News Item, Sept. 15, 2001: Security will bring lasting delays The security measures imposed in the wake of this week's terror attacks will have a lasting impact on passengers traveling through the USA's already congested airports. Passengers will have to wait in longer check-in lines, carry more documentation, pass through more rigorous security checks and possibly bring fewer carry-on items aboard.
WTO Secretary-General Francesco Frangialli sent a message of sympathy and solidarity to the United States following the attacks, then flew to a meeting of tourism ministers from 11 CIS nations in Bishkek, Kyrgyztstan, where a declaration strongly condemning terrorism was adopted. The 139-member inter-governmental organization is also going ahead with final preparations for its bi-annual General Assembly set to open on 23 September in Seoul with an address by the President of the Republic of Korea Kim Dae-jung, winner of the Nobel Peace Prize in 2000. The meetings will move to Osaka, Japan and be opened by His Imperial Highness the Crown Prince of Japan.
It is important that an international organization such as ours demonstrates that it has the courage to continue in the face of adversity," said Mr. Frangialli. Delegates to the General Assembly will discuss how the events in the United States will affect world tourism, but WTO analysts agree that the true impact will be hard to determine.
"It is the first time that four aircraft have been hijacked at the same time, it is the first time that all US airports have been shut down and it is the first time that international air traffic has been
thrown into such chaos-so it is very difficult, if not impossible, to
draw conclusions in such unusual circumstances," said the
"The magnitude of the tourism crisis will also depend a great deal on
what happens in the weeks to come. If further actions are confined to
a single region of the world, there would be less repercussion," he
Three main factors are currently wreaking havoc on the tourism
industry: lack of consumer confidence in the safety of air travel;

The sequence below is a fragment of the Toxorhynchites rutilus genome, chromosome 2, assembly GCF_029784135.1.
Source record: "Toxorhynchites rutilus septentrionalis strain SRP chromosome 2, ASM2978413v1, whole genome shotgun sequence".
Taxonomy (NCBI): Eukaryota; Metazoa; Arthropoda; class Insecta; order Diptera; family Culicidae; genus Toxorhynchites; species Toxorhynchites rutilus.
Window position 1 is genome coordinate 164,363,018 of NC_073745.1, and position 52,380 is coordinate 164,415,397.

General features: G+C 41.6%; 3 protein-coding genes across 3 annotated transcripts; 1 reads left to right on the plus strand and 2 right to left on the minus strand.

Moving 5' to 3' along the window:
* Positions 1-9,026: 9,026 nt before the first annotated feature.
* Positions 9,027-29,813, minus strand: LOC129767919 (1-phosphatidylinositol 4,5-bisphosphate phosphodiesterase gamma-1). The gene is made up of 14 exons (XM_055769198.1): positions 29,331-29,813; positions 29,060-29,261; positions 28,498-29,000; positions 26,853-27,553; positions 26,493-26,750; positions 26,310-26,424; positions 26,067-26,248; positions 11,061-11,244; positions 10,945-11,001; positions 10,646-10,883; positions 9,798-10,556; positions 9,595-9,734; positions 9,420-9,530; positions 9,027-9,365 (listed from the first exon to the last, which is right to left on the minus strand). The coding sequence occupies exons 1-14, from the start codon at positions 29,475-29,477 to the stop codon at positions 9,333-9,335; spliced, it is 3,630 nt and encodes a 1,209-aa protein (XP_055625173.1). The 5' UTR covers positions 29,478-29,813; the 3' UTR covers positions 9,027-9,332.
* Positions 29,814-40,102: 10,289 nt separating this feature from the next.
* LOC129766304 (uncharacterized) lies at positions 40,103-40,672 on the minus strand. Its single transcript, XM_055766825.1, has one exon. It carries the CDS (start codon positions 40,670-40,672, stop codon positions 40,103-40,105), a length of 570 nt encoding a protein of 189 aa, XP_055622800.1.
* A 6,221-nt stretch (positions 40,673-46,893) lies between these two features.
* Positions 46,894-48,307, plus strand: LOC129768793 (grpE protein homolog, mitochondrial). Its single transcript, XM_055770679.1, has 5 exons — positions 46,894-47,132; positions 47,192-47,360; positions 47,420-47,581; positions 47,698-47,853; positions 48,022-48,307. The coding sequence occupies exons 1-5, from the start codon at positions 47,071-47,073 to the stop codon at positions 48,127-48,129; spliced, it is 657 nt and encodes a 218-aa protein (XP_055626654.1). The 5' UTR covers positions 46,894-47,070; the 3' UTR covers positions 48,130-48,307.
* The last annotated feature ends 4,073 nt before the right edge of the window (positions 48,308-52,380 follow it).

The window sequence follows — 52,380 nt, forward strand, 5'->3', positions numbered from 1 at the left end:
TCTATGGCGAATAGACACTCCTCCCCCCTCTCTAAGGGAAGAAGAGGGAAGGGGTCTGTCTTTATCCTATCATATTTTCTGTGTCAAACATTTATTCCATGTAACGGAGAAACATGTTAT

uncertainty about the near future; and weakening of the global economy
in recent months.
"The Gulf Crisis was very different, so we cannot take our evaluation
directly from those years. In this case it is the United States that
is most affected and the United States is the number one tourism power
in terms of international receipts, domestic tourism and international
spending," he said.
"It is true that Americans are worried about travelling, but US
outbound represents only 13% of the world total and experience has
shown that tourists from other big generating markets such as Germany,
the UK and Japan will continue to travel. They may divert their
holidays to different parts of the world that are perceived as safer
or stay closer to home, but they will still travel," he added.
"More significantly, the United States is the largest economy in the
world in terms of GDP, so what happens there has profound consequences
for the economies of the rest of the world," he said. During the first
eight months of 2001, world tourism was on track for an increase of 2.
5-3%, following an extraordinary growth rate of 7.4 per cent in the
millennium year 2000. Barring widespread new developments, 2001 should
still see positive growth for tourism, albeit at a slightly slower
rate of 1.5-2%. Global tourism generated US$476 billion last year.
"Not only are many tourists and business travellers-especially in the
United States-postponing their trips, there are additional costs for
the industry as it increases and improves security," said Mr.
Frangialli. "Tourism businesses are seeing their profits squeezed
between declining activity, the cost of new security measures and the
increasing price of oil."
But he said world markets are over-reacting when it comes to losses
in the share prices of airlines and tourism companies.
"We shouldn't jump to conclusions," Mr. Frangialli said. "We have
learned from experience that the tourism industry recovers very
quickly from adversity."
International air passengers declined during the Gulf War, from 280
million in 1990 to 266 million in 1991, but tourist arrivals crept up
by 1.2% and receipts increased by 2.1%.
"Despite all the conflicts we've had in the world over the past 50
years, there has never been one year that experienced a decline in
tourism," said Mr. Frangialli.
WTO is also preparing to celebrate World Tourism Day on 27 September.
The host of this year's celebration is Iran and the theme is Tourism:
a Tool for Peace and Dialogue among Civilizations-a focus now more
necessary and appropriate than ever.
For more information, please contact:
Deborah Luhrman / Alla Peressolova
WTO Press and Communications
Tel. (34) 91-567-8100
Fax (34) 91-567-8218
Status at American Airports